“Hello, my name is Joel, and I’m sad. Only half of my friends showed up.” The atmosphere at Saturday night’s show at the Barge was intimate to be sure, but Joel Feitzinger, also known as EPT, was the only one who benefited from it. His set was a conversation with his audience; he tinkered with his sound and then asked for the audiences’ feedback. His music, an industrial interpretation of drum and bass music, was a stark contrast to the casual atmosphere of the Barge. It was a welcome change, however.
As a first-year who doesn’t know better than to show up half an hour early to everything, I had the pleasure of watching Feitzinger set up for his Saturday night set. Feitzinger spent his time manipulating dials and pushing buttons with precise, concentrated attention punctuated by witty chatter and the occasional sip from a mug shaped like the head of the Terminator.
The show began in a sonic surge. To make his music, Joel uses a guitar with a pick that records the notes. The sound of the guitar is an industrial electronic blend. The performance process consists of Joel’s manipulating timbres and playing with sounds. He estimates that about 20 to 50 percent of his music is improvised.
At times, the music evokes ambient, dreamy bubbles of sound; at others, it sounds like a robot factory. One or two of his songs were frantically dance-y, but the majority was a non-linear, dense blend of industrialism and melodies that subtly adhered to stylistic rules. Feitzinger never hesitated to experiment with musical technique. In one song, as he explained to the audience, he played with serialism by arranging the twelve musical notes in a chromatic scale in a specific pattern.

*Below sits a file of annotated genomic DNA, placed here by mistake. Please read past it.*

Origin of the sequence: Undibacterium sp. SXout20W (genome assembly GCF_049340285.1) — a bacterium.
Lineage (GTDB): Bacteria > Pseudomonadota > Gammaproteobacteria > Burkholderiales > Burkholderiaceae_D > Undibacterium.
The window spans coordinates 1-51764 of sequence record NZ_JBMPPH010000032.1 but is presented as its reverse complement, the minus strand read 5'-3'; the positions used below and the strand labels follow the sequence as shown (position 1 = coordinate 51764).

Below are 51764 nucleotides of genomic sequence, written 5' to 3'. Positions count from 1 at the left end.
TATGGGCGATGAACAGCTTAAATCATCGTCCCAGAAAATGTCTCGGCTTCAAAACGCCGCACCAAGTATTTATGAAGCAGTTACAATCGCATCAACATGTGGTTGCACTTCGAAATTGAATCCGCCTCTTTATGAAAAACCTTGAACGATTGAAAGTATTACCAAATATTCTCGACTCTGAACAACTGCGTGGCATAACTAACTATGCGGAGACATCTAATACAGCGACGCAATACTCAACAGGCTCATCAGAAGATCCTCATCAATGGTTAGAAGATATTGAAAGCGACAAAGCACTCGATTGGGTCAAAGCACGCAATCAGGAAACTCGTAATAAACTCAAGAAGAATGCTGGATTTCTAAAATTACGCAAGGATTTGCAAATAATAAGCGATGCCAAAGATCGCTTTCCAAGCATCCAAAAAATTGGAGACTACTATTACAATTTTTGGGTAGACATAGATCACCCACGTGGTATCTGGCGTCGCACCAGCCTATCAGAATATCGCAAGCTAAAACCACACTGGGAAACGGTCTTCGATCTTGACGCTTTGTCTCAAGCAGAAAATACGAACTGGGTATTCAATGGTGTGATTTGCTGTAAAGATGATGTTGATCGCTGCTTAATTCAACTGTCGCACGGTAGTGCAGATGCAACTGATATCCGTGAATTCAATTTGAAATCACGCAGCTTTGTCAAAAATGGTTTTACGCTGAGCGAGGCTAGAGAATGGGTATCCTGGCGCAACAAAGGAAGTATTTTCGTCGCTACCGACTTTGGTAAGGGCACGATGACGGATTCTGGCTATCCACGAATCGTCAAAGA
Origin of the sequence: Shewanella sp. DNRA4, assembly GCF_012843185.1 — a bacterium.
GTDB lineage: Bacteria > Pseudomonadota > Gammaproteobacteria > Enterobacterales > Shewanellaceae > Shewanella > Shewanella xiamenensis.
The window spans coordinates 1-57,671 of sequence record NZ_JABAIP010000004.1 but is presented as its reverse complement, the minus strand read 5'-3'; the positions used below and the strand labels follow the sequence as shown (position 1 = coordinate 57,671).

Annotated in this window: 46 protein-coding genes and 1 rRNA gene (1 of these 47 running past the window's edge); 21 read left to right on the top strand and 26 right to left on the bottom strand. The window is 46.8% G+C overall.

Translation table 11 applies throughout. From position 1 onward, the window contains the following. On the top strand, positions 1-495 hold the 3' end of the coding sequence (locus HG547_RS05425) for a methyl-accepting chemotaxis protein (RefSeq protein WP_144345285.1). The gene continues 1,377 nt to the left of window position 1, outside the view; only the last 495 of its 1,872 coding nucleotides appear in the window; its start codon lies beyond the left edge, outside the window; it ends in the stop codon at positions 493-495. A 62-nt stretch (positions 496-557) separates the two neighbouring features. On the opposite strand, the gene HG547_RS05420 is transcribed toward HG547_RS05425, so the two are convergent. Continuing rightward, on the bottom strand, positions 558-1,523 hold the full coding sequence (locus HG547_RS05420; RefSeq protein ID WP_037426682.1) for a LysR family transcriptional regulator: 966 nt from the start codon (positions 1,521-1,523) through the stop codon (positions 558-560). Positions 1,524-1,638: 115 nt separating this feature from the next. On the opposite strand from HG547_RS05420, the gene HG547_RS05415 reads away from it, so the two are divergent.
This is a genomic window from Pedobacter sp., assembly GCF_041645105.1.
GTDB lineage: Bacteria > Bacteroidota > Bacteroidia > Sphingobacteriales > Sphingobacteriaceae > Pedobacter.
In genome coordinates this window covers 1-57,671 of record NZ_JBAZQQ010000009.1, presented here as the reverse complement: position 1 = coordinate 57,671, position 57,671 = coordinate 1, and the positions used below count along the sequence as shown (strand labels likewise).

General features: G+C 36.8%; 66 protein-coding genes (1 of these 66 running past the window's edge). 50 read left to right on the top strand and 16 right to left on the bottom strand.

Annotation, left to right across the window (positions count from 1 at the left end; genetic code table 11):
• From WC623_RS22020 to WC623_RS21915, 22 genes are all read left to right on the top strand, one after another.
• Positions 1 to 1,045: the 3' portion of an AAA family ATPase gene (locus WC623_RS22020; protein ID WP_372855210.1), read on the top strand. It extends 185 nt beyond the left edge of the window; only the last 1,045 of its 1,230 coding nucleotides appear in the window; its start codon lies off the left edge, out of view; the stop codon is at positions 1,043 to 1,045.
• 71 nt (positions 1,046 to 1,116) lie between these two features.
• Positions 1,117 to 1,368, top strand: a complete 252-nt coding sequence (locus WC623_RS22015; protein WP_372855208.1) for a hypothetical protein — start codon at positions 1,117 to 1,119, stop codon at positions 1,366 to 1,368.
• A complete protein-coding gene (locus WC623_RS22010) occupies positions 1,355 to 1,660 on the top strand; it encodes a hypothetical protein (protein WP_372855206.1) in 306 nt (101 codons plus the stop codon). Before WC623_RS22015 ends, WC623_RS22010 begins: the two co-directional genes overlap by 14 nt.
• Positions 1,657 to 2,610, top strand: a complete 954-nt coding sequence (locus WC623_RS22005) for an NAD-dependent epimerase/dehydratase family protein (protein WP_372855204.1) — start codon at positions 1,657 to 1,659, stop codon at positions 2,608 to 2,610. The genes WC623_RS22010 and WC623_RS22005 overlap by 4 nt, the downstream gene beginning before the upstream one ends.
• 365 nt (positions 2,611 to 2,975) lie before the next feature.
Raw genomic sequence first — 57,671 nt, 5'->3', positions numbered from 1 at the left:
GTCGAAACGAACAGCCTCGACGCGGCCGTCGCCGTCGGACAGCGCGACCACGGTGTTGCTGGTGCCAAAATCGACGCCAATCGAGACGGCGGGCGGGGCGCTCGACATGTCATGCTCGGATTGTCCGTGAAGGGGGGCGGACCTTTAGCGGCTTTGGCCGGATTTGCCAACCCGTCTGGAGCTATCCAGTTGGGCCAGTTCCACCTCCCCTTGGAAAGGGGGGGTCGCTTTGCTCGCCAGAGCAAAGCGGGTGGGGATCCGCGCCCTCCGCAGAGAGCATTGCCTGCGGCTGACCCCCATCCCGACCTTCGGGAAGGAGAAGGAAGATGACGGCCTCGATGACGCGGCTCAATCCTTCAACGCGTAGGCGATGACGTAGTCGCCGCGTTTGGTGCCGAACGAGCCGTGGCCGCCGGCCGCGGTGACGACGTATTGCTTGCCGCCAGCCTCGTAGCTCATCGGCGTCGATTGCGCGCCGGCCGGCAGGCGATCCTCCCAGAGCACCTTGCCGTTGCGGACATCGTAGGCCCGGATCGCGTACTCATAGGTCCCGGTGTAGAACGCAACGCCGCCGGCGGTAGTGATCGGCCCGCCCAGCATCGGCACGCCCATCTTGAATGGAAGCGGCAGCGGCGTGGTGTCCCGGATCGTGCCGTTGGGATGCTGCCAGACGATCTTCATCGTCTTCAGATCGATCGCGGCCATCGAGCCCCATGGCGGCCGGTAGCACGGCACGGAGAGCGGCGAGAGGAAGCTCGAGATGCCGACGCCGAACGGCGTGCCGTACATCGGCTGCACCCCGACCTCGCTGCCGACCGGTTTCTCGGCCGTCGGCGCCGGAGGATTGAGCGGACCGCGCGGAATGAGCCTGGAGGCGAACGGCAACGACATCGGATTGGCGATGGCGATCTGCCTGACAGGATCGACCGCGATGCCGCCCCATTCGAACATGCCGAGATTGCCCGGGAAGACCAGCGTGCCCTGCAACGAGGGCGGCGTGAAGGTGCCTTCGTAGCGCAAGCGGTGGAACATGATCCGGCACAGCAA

Feitzinger’s music draws inspiration from anything, from Hawaiian pop music to baroque to The Winstons, a funk and soul band of the 1960’s. Joel sites his influences as Planet Blue and 20th-century classical music, although he grew up listening to “radio stuff,” later getting into Led Zeppelin and electronic music.
There was one point in the show when, after a skip in rhythm, Feitzinger held up a sign that read “ACCIDENTAL” in all caps. A few seconds later, he switched to one that said “INTENTIONAL.” The contradiction of those terms seemed to be a theme that ran through his performance. At times a drum beat would be distorted to the point where it was unrecognizable and seemed to be lost entirely, but one still had the inkling that it was intentional. Then, the beat would pick up, and the song would go on. Feitzinger seemed to be adeptly mastering a signature mix of chaos and intent in his songs, one that can only be expected to mature as time goes on.